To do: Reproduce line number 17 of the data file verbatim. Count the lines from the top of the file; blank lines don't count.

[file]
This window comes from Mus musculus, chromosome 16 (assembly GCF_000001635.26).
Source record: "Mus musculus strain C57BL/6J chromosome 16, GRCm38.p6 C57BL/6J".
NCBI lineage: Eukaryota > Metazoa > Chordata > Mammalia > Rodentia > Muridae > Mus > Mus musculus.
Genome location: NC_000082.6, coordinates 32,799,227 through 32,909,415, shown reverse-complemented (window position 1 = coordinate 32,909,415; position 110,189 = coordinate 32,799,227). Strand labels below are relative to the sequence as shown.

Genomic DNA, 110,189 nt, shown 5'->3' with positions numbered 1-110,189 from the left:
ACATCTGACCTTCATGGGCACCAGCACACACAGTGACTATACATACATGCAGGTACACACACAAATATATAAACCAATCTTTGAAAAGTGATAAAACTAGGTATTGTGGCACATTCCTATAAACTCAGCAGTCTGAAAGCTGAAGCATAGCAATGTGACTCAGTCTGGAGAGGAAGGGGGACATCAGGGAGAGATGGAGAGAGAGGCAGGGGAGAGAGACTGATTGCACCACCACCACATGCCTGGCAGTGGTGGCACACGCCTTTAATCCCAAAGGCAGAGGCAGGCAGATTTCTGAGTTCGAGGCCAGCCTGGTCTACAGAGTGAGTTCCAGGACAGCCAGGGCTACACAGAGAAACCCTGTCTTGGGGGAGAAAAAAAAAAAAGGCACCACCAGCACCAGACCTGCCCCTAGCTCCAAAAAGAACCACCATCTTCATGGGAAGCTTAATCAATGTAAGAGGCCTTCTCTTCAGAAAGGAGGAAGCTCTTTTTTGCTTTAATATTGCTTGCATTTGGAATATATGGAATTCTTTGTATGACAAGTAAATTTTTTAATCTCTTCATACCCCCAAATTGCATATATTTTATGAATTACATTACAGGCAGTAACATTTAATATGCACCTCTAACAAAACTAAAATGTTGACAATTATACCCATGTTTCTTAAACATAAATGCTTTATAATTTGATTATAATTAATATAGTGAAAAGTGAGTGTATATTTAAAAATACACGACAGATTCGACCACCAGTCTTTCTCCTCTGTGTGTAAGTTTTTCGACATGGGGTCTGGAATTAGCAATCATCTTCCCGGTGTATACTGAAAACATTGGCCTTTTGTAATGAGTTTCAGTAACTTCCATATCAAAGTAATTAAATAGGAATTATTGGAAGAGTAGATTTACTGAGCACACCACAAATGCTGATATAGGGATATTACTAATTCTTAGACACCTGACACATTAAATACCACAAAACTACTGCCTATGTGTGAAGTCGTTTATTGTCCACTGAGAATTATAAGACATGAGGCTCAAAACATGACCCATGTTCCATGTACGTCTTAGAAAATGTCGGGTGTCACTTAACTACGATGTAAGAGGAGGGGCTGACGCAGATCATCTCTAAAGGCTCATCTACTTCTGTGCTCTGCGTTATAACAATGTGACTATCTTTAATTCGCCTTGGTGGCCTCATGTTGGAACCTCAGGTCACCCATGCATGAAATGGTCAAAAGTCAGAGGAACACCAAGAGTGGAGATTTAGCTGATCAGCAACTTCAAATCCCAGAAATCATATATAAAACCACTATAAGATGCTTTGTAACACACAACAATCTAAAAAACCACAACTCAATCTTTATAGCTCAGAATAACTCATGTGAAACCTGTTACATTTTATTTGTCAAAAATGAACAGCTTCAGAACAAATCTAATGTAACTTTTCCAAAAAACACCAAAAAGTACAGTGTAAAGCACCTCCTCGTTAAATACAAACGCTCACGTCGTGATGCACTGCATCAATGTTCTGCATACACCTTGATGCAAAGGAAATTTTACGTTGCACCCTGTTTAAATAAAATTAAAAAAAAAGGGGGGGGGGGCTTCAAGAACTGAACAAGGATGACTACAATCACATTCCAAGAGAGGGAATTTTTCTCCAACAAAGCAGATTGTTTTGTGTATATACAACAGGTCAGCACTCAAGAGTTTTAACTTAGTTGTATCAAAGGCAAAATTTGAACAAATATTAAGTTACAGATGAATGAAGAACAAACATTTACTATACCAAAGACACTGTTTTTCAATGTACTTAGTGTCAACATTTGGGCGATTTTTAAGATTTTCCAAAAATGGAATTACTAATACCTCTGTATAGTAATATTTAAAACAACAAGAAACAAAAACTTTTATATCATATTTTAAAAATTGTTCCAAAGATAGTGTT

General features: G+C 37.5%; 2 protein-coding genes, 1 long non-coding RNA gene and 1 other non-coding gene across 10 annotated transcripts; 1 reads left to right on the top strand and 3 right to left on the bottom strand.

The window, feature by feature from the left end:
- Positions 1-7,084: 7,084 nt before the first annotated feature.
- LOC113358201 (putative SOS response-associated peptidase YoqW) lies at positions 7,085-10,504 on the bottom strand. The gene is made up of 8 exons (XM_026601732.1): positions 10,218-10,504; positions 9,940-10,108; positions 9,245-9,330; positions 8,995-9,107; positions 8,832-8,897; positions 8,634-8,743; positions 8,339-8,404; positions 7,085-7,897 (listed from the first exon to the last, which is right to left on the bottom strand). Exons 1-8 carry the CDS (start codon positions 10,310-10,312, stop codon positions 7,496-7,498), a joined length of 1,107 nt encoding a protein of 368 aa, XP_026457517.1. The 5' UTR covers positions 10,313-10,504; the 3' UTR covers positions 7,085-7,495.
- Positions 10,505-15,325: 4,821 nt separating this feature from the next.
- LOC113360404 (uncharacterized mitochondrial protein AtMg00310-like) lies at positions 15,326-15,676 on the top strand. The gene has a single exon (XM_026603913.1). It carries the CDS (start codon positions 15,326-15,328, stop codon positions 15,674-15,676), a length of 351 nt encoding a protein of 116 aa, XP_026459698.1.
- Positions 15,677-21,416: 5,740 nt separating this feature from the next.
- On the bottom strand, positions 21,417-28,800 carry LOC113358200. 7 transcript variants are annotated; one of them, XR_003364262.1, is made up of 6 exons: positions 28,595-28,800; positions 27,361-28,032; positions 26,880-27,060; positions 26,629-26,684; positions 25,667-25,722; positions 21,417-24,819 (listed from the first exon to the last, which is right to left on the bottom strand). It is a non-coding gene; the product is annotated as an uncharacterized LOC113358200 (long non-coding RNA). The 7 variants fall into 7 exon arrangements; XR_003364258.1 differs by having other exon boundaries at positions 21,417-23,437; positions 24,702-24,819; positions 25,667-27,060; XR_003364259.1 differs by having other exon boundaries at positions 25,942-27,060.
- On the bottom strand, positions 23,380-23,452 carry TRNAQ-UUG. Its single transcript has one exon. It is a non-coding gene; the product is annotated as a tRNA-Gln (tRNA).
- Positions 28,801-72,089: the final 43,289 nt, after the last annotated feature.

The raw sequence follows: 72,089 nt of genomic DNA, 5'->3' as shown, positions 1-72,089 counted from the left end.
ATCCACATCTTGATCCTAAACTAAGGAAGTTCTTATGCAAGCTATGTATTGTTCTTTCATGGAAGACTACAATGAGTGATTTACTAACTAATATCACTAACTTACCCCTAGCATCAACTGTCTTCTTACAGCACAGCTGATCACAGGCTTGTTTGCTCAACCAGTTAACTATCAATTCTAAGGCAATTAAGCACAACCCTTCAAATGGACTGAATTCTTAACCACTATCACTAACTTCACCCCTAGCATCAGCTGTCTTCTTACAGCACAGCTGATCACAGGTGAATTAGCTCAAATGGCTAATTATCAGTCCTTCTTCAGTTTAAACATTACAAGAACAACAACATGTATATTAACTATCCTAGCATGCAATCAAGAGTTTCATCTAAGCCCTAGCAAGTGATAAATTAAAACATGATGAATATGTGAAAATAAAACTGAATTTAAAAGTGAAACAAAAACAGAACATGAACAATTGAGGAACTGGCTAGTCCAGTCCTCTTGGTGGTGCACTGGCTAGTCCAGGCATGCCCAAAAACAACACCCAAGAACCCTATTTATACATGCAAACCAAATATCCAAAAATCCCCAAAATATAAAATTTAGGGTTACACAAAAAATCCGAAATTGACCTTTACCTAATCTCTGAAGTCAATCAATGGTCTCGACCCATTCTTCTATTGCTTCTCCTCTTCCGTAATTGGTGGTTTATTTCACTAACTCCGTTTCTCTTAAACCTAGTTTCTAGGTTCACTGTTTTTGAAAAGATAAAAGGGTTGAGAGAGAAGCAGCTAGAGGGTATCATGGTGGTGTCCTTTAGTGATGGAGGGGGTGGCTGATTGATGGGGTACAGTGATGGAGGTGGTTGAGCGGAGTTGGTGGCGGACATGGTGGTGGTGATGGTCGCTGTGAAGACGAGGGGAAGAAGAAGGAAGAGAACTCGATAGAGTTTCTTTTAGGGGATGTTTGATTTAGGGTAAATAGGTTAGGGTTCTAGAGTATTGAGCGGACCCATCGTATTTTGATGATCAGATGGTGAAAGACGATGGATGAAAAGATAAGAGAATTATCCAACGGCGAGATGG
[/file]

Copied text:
The raw sequence follows: 72,089 nt of genomic DNA, 5'->3' as shown, positions 1-72,089 counted from the left end.